You shouldn’t have to rely on luck to have a great boss. The one way to change the odds in your favour? Stop just being managed, start managing up.
The relationship with your manager is usually a source of the greatest joys and sorrows in the workplace. If you work in an organisational setting, you are well aware of how crucial it is to nurture this relationship in the right way. The better you connect with your boss, the happier you tend to feel about your job. After all, they are the person you spend most of your waking hours with. If the odds have been against you, is there a way to transform a bad boss into a great one?
On Juggling Glass Balls
For many employees, the relationship with their manager is a challenging one. To complicate things, modern workers do not report into one single manager anymore. It is actually common practice to be accountable to a number of superiors for a wide array of responsibilities. As a result, it can often feel like you are juggling glass balls with no prior practice. To top it off, few employees are lucky enough to actually choose their manager — or managers, for that matter. Being in sync with different working styles, whilst keeping your primary manager happy, is no easy task. This feeling of overwhelm is not unusual but many feel uncomfortable opening up about it.
The Art of Managing Up
You may not be able to radically change your manager but you can transform your experience of working with them. The answer lies in the art of managing up. Simply put, managing up is about how you communicate and positively influence your manager to create the best work environment and growth opportunities for yourself. Traditionally, a lot of writing on managing up has focused on middle managers. It looked at how they can effectively handle their own manager whilst guiding their subordinates. But managing up is a highly useful skill even if you have no other employees to manage except yourself.
Managing is a Two-Way Street
One of the preconceived ideas about managing is thinking that it is a one-way street. The most common view is that the managers lead their employees who, in turn, execute on whatever they are being told to do. In fact, the reality is much more nuanced. You often have to drive what projects you are involved in and how you go about completing a task. If a manager is disengaged, you need to take over and guide your career to accomplish your objectives. If, on the contrary, your manager is overbearing, you will need to reclaim your autonomy. Ultimately, managing up is about taking ownership of your professional path and being pro-active in improving the status quo.
Three Principles: Understanding, Communicating, Acting
Three principles will support you in achieving your aim in a smoother and wiser way.
#1 Understanding: put yourself in your manager’s shoes
Understanding should be about both you and your manager. Start putting yourself in your manager’s shoes, as hard as it may seem to relate. You need to understand where their priorities lie and what their incentives are. These insights will support you in understanding some of their behaviours. You can then map out where your differences occur. Don’t skip this step and try to be empathetic. Whatever you advocate for yourself needs to come from a place where you can achieve a mutual benefit. For example, it may be that your boss is micromanaging you. As unpleasant as this is, it could stem from a desire to obtain perfect results and an anxiety about a failure to deliver. If you want to gain more autonomy, start by building the trust needed for them to let go.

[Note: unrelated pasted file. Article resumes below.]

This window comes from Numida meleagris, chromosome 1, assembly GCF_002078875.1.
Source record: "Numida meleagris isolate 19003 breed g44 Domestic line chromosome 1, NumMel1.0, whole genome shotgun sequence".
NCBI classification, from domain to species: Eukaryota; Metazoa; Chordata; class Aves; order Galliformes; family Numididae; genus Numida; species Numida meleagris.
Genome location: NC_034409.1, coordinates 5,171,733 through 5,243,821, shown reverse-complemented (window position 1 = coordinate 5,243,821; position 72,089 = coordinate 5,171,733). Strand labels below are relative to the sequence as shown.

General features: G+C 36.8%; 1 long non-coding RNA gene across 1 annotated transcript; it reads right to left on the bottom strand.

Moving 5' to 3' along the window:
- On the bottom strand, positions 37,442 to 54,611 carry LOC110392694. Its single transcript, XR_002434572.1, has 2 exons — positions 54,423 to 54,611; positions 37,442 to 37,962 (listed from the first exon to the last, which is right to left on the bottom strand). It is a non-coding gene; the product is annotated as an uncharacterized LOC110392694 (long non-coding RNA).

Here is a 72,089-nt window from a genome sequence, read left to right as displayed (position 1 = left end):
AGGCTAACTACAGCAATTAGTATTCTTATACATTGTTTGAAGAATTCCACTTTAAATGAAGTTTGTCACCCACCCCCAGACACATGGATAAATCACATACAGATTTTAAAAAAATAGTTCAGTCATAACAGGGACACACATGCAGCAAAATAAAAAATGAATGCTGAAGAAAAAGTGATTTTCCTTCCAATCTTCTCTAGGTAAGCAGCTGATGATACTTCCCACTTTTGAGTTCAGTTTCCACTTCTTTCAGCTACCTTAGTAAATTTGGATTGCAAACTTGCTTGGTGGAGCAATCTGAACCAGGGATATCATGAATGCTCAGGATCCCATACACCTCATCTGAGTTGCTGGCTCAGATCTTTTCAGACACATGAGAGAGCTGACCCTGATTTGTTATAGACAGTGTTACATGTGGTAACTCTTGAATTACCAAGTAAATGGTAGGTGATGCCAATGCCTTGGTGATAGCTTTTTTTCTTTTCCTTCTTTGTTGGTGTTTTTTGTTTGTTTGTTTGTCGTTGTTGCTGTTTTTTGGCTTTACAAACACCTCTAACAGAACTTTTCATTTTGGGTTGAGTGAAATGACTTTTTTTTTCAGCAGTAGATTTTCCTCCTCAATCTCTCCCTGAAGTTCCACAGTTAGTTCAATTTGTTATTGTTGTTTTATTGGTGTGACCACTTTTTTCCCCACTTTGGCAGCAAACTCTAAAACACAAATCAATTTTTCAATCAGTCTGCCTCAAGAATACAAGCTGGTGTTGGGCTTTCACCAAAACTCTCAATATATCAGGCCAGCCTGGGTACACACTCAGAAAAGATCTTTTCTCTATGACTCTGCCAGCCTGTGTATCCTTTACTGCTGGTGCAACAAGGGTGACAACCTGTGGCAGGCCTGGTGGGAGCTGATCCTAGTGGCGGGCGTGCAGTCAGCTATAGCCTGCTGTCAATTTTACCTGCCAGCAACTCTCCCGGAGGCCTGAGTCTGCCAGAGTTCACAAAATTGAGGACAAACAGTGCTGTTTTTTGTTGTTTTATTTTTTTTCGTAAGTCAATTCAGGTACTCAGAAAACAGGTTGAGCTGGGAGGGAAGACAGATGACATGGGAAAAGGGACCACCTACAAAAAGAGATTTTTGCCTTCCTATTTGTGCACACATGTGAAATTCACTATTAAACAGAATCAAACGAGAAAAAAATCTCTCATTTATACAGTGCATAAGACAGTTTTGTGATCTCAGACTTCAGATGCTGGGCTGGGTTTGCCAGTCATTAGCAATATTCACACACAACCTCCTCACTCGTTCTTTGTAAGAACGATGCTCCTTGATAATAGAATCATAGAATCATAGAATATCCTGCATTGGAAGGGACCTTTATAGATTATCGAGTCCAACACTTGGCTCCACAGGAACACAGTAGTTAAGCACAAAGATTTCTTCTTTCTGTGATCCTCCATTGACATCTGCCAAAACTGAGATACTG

#2 Communicating: talk about situations, not personal behaviours
Once you feel you have an adequate understanding of your manager’s behaviour, start building a strategy around communicating your wishes. One of the key drivers that makes relationships dysfunctional at work is people’s fear to address their needs. This fear is completely understandable, especially in a very hostile environment. Nevertheless, there are ways to express your preference without being rude or overly direct. The best way to approach this mission is to talk about situations, rather than personal behaviours. For example, if you feel your manager is disengaged, you could say that it would be helpful for you to have some additional guidance. The wrong way to go about it would be to put blame on them. Leave any resentments behind and demonstrate goodwill. What you want is cooperation, not conflict.
#3 Acting: be pro-active and pre-empt
Managing up is not simply about communicating your needs and waiting for your manager to change behaviours. It takes time and effort on your part too. You need to drive your work in accordance with what fulfills and supports you professionally. Say you want to get more involved in a certain project to develop some expertise. Your best bet is to be pro-active: bring ideas and solutions on the table and show your commitment. Or, you may have noticed that your manager wants a daily report of your work. Is there a way you can streamline your reporting? Relieve yours and your manager’s stress by pre-empting these needs.
Managing up is a process that takes times. Like any skill, it’s one that you need to practice. Start with these simple principles to guide your approach and assess your results. Each manager-employee relationship is different and requires a different set of actions. Take a moment to assess your personal circumstances. Many situations that seem difficult at work can have a solution. It’s yours to create.
I am a coach and trusted advisor to driven and gifted people who feel there’s an inkling of rebellion in them. I help them create more fulfilment and reduce stress in their work and careers, on their terms. Connect with me here: www.anisiabucur.com